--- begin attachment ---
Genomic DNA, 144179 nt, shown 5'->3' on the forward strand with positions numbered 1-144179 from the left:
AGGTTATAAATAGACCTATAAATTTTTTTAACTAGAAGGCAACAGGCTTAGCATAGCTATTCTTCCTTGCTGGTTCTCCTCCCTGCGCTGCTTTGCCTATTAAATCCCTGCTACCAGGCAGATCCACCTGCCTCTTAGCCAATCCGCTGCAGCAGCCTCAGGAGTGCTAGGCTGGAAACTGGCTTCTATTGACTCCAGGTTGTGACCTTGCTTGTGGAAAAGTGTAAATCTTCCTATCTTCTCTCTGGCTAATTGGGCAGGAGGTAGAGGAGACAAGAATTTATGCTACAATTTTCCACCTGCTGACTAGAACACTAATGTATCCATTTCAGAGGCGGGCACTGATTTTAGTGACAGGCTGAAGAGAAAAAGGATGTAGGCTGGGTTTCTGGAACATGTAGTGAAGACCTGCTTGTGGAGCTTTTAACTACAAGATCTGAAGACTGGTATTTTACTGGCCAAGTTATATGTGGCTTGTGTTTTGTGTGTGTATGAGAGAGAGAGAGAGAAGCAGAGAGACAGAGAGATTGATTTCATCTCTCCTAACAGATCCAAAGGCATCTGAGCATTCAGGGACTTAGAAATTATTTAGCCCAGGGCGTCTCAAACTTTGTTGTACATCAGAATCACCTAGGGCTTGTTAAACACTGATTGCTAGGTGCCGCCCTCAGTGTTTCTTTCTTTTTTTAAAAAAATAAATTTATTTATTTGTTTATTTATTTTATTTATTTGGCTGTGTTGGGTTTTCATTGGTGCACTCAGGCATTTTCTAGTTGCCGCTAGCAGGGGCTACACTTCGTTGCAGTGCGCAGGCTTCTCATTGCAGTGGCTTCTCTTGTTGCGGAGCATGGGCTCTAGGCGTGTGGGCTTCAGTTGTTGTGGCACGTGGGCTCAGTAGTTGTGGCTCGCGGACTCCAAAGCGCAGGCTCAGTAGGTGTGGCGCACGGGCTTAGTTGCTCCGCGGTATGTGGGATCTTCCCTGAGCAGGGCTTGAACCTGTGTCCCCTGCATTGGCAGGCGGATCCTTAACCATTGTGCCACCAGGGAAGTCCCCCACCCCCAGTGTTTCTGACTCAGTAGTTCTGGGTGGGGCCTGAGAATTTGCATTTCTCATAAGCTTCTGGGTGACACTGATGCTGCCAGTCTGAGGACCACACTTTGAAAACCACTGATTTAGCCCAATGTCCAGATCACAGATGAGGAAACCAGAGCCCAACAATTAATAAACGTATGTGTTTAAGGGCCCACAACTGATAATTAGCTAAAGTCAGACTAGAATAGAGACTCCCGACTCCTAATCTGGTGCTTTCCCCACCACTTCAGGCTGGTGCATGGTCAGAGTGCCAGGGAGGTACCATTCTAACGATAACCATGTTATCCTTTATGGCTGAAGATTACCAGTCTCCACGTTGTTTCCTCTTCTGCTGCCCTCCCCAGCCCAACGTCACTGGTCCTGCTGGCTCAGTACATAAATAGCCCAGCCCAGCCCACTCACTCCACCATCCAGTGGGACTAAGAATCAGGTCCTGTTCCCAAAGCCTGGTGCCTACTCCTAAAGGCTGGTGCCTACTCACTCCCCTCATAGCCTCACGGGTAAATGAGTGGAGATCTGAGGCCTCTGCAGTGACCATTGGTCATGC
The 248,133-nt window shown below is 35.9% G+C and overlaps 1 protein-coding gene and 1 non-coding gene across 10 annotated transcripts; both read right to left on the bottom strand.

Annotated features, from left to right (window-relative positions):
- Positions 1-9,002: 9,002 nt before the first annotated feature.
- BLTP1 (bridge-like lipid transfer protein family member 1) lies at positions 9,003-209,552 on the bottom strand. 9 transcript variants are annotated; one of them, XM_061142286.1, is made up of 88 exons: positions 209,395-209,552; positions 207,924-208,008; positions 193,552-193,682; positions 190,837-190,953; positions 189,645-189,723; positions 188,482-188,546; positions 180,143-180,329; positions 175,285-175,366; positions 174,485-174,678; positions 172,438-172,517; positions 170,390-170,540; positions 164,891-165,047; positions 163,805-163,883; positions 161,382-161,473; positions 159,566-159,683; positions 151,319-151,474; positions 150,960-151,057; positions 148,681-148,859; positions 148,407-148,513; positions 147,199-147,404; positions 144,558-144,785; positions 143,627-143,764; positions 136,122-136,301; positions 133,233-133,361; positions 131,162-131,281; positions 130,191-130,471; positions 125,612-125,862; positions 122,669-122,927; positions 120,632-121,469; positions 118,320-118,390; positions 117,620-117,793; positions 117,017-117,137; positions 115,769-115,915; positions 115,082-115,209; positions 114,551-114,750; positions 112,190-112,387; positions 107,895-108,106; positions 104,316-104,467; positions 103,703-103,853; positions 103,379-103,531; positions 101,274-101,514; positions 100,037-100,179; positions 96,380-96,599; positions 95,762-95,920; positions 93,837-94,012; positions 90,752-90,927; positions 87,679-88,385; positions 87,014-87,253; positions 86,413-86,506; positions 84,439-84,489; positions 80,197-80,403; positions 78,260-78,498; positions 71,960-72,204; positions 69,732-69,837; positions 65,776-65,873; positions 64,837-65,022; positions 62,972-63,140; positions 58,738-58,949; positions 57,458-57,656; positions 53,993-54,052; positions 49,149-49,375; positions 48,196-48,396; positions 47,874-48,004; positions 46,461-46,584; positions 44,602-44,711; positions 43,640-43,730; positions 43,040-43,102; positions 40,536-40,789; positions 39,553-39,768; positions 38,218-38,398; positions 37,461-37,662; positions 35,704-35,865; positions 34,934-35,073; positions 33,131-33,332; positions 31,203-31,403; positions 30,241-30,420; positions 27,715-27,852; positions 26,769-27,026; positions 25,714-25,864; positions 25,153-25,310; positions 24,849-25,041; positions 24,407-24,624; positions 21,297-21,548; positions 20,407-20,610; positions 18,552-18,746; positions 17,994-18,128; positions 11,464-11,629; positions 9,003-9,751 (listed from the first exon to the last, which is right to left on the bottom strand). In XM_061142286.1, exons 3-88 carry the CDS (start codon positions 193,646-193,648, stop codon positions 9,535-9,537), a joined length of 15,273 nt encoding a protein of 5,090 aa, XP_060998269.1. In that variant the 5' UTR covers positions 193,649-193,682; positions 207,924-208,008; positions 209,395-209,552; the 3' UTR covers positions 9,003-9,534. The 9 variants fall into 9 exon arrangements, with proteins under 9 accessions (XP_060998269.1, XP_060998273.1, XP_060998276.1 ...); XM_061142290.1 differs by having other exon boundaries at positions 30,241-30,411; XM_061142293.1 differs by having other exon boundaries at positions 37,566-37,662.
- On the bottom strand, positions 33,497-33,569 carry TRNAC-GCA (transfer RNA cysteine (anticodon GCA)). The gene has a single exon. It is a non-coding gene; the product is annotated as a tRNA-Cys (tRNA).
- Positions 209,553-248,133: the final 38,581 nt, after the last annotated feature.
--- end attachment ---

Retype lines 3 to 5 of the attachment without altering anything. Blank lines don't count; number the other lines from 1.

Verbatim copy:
The 248,133-nt window shown below is 35.9% G+C and overlaps 1 protein-coding gene and 1 non-coding gene across 10 annotated transcripts; both read right to left on the bottom strand.

Annotated features, from left to right (window-relative positions):
- Positions 1-9,002: 9,002 nt before the first annotated feature.